Rock semaphore gecko (Pristurus rupestris)

Also known as: Blandford’s semaphore gecko, Blanford’s semaphore gecko, dwarf rock gecko, Persia rock gecko
GenusPristurus (1)
SizeTotal length: c. 8.5 cm (2)
Tail length: c. 5.3 cm (2)

The rock semaphore gecko is listed as Least Concern (LC) on the IUCN Red List (1).

The rock semaphore gecko (Pristurus rupestris) is a tiny gecko which, like other members of the genus Pristurus, is notable for being active during the day rather that at night. Whereas most other geckos are nocturnal and use calls to communicate, Pristurus species signal to each other with body postures and tail movements, earning them the name ‘semaphore geckos’ (3) (4). 

The rock semaphore gecko has a relatively flattened, soft-skinned body. Its eyes are quite small compared to most other geckos, and the rounded pupils do not contract to slits in bright light (3) (5). The limbs of the rock semaphore gecko are quite long and slender, and the slender tail is longer than the head and body combined (2). Male rock semaphore geckos have a crest of pointed scales along the top of the tail (2) (3).

The body of the rock semaphore gecko is generally greyish-brown or olive above, with darker and lighter spots, and sometimes with small red spots on the sides. A dark streak passes through the eye, and there may be a light reddish band along the back (2). Three subspecies are sometimes recognised: Pristurus rupestris rupestris, Pristurus rupestris iranicus and Pristurus rupestris guweirensis (6). The rock semaphore gecko closely resembles the bar-tailed semaphore gecko (Pristurus celerrimus), but is smaller, with a shorter and less conspicuously banded tail (3) (4).

The rock semaphore gecko occurs in southwest Jordan, Saudi Arabia, Iran, Oman, the United Arab Emirates and possibly in Pakistan. It is also found in Africa, where it has been recorded from Eritrea, Djibouti, Ethiopia and northern Somalia (1) (6). The subspecies P. r. iranicus occurs in Iran and possibly western Pakistan, while P. r. guweirensis occurs in Jordan (6). The rock semaphore gecko may have been accidentally introduced in parts of its range (1).

This common gecko is found in rocky areas within sandy desert and gravel plains, as well as open, dry woodland and shrubland (1). The rock semaphore gecko also occurs in cities and can be found in gardens (3). It is typically found on rocks, under stones, or on walls (1) (3) (4), and has been recorded from sea level up to elevations of around 3,000 metres (1).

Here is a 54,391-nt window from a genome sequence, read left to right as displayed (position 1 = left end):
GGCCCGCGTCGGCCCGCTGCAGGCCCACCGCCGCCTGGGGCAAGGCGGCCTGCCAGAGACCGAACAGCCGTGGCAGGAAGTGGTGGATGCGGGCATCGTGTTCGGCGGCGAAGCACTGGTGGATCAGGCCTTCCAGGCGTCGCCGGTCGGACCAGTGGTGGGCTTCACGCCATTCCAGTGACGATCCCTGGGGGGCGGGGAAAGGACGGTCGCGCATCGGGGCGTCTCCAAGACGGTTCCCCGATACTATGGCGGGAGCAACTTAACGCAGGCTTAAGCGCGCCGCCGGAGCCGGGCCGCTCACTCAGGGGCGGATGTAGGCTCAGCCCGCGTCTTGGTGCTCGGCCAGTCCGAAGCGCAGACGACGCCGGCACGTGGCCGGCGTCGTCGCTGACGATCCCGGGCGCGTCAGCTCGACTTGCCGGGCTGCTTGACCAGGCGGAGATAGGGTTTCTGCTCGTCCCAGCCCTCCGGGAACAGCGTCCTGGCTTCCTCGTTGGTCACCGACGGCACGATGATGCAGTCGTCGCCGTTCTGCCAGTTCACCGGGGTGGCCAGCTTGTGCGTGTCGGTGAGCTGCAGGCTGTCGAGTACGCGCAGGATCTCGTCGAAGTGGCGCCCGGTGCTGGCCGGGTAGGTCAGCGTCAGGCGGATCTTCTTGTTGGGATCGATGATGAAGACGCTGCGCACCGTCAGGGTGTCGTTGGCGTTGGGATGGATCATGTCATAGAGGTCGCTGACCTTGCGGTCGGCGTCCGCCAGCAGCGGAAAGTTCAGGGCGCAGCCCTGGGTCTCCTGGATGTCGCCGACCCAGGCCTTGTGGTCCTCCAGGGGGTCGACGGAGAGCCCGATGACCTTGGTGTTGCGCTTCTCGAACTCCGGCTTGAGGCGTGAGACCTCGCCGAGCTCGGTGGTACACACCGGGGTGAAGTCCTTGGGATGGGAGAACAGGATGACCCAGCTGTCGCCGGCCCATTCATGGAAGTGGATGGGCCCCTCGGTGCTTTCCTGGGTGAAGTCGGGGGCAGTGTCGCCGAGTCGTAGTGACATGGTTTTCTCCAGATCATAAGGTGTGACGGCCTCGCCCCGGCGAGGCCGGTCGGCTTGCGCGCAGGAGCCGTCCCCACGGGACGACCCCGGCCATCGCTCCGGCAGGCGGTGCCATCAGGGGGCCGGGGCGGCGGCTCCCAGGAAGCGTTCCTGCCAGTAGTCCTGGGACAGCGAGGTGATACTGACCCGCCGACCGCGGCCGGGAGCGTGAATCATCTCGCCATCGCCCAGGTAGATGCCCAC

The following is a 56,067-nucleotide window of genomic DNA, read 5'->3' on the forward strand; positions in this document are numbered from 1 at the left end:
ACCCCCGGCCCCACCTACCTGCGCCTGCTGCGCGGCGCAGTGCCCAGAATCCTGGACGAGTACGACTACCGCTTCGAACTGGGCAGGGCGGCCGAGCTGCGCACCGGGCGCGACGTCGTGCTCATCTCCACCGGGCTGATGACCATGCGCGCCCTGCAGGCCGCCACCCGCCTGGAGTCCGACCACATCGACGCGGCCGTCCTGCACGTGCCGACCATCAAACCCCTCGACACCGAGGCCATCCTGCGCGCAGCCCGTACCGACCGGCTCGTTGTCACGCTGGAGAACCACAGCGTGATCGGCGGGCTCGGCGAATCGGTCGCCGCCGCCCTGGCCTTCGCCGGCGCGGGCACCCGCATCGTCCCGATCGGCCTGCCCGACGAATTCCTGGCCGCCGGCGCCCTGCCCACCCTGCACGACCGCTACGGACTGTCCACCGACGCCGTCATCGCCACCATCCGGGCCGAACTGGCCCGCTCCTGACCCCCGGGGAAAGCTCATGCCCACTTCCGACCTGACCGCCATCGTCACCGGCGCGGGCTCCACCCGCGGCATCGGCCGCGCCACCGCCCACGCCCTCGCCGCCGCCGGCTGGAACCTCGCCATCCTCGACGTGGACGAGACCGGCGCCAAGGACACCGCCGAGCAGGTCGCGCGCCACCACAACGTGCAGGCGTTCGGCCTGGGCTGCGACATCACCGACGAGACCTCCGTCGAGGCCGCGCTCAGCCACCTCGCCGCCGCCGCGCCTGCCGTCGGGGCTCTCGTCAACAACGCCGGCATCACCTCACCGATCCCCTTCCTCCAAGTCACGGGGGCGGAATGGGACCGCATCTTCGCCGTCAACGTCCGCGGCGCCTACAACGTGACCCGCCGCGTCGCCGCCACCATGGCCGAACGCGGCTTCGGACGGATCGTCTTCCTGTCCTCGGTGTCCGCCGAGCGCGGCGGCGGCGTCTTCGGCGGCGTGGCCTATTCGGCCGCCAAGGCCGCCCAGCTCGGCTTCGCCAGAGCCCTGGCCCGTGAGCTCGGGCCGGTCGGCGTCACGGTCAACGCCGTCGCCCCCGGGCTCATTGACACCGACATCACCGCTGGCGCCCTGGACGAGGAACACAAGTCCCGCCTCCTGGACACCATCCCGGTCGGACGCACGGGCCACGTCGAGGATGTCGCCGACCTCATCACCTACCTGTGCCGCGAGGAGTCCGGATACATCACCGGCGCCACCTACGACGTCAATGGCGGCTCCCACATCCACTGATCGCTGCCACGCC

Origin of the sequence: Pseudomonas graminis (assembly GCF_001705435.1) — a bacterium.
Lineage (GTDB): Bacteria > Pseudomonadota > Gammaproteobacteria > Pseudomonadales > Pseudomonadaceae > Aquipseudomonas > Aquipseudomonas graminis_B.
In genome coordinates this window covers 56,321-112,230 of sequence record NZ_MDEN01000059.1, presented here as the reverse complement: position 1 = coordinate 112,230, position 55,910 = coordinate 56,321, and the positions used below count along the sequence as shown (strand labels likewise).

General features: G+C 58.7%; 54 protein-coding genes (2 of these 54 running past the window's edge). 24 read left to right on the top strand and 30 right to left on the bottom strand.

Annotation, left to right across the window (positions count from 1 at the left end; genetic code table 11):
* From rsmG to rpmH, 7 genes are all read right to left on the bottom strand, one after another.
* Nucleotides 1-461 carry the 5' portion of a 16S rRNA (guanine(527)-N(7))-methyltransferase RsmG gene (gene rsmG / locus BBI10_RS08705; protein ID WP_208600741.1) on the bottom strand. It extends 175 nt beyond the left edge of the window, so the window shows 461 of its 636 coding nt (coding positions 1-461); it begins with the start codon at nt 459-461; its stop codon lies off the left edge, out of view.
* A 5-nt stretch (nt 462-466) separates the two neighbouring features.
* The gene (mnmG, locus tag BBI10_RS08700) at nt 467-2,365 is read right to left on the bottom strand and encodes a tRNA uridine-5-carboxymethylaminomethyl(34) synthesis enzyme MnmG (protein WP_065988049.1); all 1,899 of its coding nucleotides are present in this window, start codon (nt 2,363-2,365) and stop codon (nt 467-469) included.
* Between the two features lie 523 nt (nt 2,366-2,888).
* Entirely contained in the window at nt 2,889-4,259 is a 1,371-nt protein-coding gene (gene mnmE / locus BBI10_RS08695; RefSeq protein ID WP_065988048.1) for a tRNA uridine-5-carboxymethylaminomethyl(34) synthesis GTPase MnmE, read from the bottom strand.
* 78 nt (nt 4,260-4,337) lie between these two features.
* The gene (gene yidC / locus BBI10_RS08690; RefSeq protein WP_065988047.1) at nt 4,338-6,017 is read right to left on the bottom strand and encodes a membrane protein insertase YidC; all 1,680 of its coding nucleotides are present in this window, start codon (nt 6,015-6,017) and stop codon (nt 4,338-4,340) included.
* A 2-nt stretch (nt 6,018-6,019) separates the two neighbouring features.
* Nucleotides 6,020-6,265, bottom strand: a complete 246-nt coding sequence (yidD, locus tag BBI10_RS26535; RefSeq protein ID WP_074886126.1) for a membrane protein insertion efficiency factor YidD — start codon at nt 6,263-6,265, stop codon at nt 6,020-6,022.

The rock semaphore gecko hunts during the day, typically lying in wait on a rocky perch to ambush passing prey, usually small invertebrates such as ants (4). Relatively little information is available on the biology of this species, but, like other geckos, it is likely to lay either one or two hard-shelled eggs (1) (5).

A number of different visual signals have been identified in the rock semaphore gecko, including curling or flicking the tail, wagging it from side to side, or passing waves of movement along it. Various different body postures are also used (3) (4). Although the exact meaning of these gestures is unclear (3), they may convey threat, submission, aggression, appeasement, or other social signals (4).

The rock semaphore gecko has a wide distribution and a large, stable population, and is not currently considered at risk of extinction (1). Some of the areas in which this species occurs are under pressure from overgrazing, urbanisation, the over-extraction of water resources, and habitat degradation (7) (8), but the rock semaphore gecko is not known to face any major threats at present (1).

There are no specific conservation measures currently in place for the rock semaphore gecko. However, this common reptile occurs in a number of protected areas, including the Wadi Rum Reserve in Jordan (1) and the recently designated Wadi Wurayah Mountain Protected Area, in the Emirate of Fujairah, United Arab Emirates (7) (8). Wadi Wurayah hosts a rich array of wildlife (7) (8), and has been proposed as a Ramsar site due to its permanent freshwater sources and unique natural and cultural heritage (7).

To find out more about the rock semaphore gecko, see:

For more information on conservation in the United Arab Emirates, see:

This information is awaiting authentication by a species expert, and will be updated as soon as possible. If you are able to help please contact:

  1. IUCN Red List (January, 2011)
  2. Boulenger, G.A. (1885) Catalogue of the Lizards in the British Museum (Natural History). Volume I: Geckonidae, Eublepharidae, Uroplatidae, Pygopodidae, Agamidae. British Museum, London.
  3. Hellyer, P. and Aspinall, S. (2005) The Emirates: A Natural History. Trident Press Limited, London.
  4. Feulner, G.R. (2004) Tail signalling in the semaphore gecko Pristurus celerrimus. Tribulus, 14(1): 18-22. Available at:
  5. Halliday, T. and Adler, K. (2002) The New Encyclopedia of Reptiles and Amphibians. Oxford University Press, Oxford.
  6. The Reptile Database (January, 2011)
  7. Tourenq, C., Khassim, A., Sawaf, M., Shuriqi, M.K., Smart, E., Ziolkowsi, M., Brook, M., Selwan, R. and Perry, L. (2009) Characterisation of the Wadi Wurayah catchment basin, the first Mountain Protected Area of the United Arab Emirates. International Journal of Ecology and Environmental Sciences, 35(4): 289-311.
  8. WWF - Wadi Wurayah, Fujairah (January, 2011)